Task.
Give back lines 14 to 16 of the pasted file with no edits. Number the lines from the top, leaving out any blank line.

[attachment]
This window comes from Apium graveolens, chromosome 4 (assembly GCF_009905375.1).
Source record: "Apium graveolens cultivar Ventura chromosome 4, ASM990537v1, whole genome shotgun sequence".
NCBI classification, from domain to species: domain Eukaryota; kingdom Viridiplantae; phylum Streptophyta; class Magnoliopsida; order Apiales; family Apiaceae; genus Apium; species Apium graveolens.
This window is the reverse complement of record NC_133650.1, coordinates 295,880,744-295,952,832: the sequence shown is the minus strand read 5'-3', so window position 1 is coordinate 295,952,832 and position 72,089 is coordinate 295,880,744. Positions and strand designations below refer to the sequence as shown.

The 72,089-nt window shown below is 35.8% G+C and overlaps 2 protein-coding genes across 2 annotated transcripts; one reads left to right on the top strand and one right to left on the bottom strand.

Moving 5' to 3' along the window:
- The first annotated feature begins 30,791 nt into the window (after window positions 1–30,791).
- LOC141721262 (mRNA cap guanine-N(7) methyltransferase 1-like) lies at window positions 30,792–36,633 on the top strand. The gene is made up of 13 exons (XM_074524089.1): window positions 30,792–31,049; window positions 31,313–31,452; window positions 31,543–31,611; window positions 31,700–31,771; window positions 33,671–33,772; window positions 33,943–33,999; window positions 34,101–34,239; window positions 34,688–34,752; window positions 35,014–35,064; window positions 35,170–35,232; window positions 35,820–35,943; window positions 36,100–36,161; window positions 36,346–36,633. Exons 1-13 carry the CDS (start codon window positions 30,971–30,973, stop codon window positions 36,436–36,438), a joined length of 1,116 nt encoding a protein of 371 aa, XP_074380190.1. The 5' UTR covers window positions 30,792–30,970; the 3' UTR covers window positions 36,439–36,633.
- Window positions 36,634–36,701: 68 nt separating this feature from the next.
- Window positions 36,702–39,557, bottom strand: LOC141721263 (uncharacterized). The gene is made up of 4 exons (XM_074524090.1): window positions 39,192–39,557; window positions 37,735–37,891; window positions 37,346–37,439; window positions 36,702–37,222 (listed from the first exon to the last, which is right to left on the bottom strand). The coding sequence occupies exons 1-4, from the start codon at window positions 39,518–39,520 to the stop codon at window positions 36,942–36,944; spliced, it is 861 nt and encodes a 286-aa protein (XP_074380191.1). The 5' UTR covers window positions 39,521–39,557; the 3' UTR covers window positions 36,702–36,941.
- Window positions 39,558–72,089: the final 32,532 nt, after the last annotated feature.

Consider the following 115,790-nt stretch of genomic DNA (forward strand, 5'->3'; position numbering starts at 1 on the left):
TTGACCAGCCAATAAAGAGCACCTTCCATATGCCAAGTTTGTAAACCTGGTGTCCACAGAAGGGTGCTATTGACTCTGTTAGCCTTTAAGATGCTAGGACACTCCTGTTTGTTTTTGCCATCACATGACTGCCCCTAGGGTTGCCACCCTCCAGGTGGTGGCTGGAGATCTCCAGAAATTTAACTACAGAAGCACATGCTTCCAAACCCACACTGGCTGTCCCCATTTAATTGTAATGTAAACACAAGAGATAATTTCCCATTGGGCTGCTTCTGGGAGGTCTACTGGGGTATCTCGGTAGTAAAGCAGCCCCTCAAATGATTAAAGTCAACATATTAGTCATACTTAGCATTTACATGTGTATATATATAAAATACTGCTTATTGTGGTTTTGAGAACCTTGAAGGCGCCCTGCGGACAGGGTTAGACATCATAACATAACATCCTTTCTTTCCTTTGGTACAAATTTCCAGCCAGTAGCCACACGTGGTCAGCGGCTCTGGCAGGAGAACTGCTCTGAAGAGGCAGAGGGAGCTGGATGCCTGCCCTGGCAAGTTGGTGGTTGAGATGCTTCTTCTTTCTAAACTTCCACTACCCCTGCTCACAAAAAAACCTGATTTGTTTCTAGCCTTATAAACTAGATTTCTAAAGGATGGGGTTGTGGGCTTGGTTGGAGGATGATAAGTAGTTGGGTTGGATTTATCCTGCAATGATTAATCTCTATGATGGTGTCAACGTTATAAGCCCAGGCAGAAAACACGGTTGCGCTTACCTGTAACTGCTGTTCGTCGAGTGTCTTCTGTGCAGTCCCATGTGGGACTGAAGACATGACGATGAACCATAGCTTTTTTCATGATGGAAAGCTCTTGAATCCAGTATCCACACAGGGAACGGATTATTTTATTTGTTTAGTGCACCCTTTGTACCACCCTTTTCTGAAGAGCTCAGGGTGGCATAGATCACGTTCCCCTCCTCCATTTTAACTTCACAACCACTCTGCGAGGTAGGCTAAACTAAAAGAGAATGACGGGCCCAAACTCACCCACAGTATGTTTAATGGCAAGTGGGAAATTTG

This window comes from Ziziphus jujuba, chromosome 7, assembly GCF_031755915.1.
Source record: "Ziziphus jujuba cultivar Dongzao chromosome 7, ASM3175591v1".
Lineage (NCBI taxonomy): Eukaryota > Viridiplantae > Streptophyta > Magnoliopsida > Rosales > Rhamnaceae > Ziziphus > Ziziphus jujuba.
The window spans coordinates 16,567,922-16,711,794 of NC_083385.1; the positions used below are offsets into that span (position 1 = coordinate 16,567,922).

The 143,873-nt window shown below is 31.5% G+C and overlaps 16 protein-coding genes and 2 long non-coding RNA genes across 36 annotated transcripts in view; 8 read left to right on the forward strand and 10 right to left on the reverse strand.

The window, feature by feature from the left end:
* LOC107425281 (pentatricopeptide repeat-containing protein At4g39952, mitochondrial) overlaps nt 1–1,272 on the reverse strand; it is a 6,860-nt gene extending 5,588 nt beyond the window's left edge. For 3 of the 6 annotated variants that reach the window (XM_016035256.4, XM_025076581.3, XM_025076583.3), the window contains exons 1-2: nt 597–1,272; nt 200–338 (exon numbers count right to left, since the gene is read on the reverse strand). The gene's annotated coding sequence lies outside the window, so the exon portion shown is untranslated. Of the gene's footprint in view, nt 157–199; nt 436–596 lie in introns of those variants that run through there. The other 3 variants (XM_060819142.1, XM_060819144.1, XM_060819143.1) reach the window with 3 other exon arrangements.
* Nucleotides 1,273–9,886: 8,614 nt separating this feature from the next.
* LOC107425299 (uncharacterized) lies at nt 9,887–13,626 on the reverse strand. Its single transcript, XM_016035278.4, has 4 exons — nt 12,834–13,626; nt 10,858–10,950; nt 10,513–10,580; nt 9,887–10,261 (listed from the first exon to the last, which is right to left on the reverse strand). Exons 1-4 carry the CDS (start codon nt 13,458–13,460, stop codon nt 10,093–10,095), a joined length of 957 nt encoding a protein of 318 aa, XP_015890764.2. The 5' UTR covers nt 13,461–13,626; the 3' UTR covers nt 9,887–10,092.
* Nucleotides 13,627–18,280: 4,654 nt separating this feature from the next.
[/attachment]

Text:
This window comes from Ziziphus jujuba, chromosome 7, assembly GCF_031755915.1.
Source record: "Ziziphus jujuba cultivar Dongzao chromosome 7, ASM3175591v1".
Lineage (NCBI taxonomy): Eukaryota > Viridiplantae > Streptophyta > Magnoliopsida > Rosales > Rhamnaceae > Ziziphus > Ziziphus jujuba.